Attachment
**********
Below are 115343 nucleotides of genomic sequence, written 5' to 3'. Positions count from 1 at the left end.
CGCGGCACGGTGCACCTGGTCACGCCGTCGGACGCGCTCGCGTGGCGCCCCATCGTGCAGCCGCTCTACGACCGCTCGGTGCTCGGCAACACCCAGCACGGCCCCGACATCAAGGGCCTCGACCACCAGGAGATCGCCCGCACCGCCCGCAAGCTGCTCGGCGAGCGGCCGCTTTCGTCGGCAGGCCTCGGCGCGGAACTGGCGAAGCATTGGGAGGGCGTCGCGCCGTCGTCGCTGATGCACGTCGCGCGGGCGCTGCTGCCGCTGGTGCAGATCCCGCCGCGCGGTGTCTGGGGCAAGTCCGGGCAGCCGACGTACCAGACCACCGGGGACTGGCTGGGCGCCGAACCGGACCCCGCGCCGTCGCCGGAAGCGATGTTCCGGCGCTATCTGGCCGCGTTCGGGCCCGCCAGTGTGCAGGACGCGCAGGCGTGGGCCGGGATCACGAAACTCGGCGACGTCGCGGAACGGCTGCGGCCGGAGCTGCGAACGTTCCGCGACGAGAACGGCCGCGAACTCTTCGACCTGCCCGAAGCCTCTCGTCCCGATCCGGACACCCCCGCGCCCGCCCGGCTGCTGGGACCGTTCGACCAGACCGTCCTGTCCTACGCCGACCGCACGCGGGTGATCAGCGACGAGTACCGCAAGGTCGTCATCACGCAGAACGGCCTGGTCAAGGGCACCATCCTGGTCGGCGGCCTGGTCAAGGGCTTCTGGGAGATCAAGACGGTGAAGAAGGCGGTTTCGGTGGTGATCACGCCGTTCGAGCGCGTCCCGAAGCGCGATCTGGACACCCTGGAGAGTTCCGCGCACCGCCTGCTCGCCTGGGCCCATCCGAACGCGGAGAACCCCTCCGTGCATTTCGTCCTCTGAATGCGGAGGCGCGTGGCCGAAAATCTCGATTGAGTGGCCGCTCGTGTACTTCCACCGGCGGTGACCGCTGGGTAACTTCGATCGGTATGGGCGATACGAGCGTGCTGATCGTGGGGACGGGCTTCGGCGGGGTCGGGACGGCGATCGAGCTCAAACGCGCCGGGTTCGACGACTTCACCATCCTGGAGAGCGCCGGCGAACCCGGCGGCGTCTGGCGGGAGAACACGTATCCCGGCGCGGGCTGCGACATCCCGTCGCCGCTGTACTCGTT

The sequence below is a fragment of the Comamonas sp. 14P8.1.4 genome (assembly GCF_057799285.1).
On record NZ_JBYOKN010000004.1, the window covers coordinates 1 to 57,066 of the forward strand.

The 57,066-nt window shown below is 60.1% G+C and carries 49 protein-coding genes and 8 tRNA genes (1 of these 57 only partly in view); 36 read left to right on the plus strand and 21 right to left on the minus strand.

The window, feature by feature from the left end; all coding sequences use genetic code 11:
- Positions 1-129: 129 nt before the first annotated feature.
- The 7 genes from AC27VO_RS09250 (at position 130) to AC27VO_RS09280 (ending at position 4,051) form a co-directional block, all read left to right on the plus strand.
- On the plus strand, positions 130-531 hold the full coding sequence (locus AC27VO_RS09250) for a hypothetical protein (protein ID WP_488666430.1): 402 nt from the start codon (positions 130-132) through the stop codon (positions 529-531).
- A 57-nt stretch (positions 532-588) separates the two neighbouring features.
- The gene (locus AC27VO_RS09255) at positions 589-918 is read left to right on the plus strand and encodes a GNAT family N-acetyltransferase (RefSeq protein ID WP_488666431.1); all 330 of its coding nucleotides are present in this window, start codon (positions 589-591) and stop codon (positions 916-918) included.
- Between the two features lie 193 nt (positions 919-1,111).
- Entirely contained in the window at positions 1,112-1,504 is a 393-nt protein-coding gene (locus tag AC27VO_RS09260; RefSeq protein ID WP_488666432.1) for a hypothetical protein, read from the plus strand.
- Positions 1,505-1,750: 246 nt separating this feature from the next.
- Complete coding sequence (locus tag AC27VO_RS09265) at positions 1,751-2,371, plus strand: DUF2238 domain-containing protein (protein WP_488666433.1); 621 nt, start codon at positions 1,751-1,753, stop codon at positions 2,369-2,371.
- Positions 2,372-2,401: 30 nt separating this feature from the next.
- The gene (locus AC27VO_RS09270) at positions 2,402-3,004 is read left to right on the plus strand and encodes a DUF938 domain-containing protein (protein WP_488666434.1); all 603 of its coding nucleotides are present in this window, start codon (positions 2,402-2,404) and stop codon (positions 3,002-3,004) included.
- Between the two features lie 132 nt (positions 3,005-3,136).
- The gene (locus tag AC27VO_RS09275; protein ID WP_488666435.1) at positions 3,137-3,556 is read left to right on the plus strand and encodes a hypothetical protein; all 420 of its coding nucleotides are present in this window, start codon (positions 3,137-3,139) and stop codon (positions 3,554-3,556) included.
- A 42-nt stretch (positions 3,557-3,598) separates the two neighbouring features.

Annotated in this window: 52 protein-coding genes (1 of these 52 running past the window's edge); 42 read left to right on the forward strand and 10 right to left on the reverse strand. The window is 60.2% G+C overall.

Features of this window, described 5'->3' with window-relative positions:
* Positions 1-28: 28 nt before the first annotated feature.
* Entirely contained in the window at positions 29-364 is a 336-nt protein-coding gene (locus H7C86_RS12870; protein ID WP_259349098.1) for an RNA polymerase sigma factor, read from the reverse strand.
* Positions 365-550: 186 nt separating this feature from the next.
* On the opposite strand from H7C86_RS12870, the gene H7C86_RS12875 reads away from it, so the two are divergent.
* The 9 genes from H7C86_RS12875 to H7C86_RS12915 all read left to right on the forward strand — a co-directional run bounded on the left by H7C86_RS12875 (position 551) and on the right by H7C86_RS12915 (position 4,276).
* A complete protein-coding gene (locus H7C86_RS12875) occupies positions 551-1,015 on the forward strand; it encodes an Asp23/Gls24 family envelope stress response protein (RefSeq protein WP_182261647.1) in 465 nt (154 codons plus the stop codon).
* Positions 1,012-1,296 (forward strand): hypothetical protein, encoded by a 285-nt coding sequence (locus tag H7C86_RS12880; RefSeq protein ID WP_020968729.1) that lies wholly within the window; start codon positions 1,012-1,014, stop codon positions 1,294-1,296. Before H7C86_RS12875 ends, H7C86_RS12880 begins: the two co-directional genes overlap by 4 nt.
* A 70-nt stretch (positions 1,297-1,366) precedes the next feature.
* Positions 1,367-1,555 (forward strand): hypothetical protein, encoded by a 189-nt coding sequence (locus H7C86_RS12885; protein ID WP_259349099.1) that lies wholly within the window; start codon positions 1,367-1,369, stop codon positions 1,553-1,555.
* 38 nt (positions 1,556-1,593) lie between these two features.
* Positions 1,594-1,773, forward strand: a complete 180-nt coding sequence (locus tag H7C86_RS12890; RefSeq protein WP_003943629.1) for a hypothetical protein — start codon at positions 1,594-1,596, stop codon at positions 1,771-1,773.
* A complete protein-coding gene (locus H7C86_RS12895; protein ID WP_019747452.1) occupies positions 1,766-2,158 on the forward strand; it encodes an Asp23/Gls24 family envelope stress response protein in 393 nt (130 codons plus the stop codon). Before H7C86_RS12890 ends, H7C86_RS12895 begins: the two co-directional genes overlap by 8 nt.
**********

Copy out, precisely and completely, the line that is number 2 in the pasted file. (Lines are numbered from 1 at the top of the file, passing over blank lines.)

CGCGGCACGGTGCACCTGGTCACGCCGTCGGACGCGCTCGCGTGGCGCCCCATCGTGCAGCCGCTCTACGACCGCTCGGTGCTCGGCAACACCCAGCACGGCCCCGACATCAAGGGCCTCGACCACCAGGAGATCGCCCGCACCGCCCGCAAGCTGCTCGGCGAGCGGCCGCTTTCGTCGGCAGGCCTCGGCGCGGAACTGGCGAAGCATTGGGAGGGCGTCGCGCCGTCGTCGCTGATGCACGTCGCGCGGGCGCTGCTGCCGCTGGTGCAGATCCCGCCGCGCGGTGTCTGGGGCAAGTCCGGGCAGCCGACGTACCAGACCACCGGGGACTGGCTGGGCGCCGAACCGGACCCCGCGCCGTCGCCGGAAGCGATGTTCCGGCGCTATCTGGCCGCGTTCGGGCCCGCCAGTGTGCAGGACGCGCAGGCGTGGGCCGGGATCACGAAACTCGGCGACGTCGCGGAACGGCTGCGGCCGGAGCTGCGAACGTTCCGCGACGAGAACGGCCGCGAACTCTTCGACCTGCCCGAAGCCTCTCGTCCCGATCCGGACACCCCCGCGCCCGCCCGGCTGCTGGGACCGTTCGACCAGACCGTCCTGTCCTACGCCGACCGCACGCGGGTGATCAGCGACGAGTACCGCAAGGTCGTCATCACGCAGAACGGCCTGGTCAAGGGCACCATCCTGGTCGGCGGCCTGGTCAAGGGCTTCTGGGAGATCAAGACGGTGAAGAAGGCGGTTTCGGTGGTGATCACGCCGTTCGAGCGCGTCCCGAAGCGCGATCTGGACACCCTGGAGAGTTCCGCGCACCGCCTGCTCGCCTGGGCCCATCCGAACGCGGAGAACCCCTCCGTGCATTTCGTCCTCTGAATGCGGAGGCGCGTGGCCGAAAATCTCGATTGAGTGGCCGCTCGTGTACTTCCACCGGCGGTGACCGCTGGGTAACTTCGATCGGTATGGGCGATACGAGCGTGCTGATCGTGGGGACGGGCTTCGGCGGGGTCGGGACGGCGATCGAGCTCAAACGCGCCGGGTTCGACGACTTCACCATCCTGGAGAGCGCCGGCGAACCCGGCGGCGTCTGGCGGGAGAACACGTATCCCGGCGCGGGCTGCGACATCCCGTCGCCGCTGTACTCGTT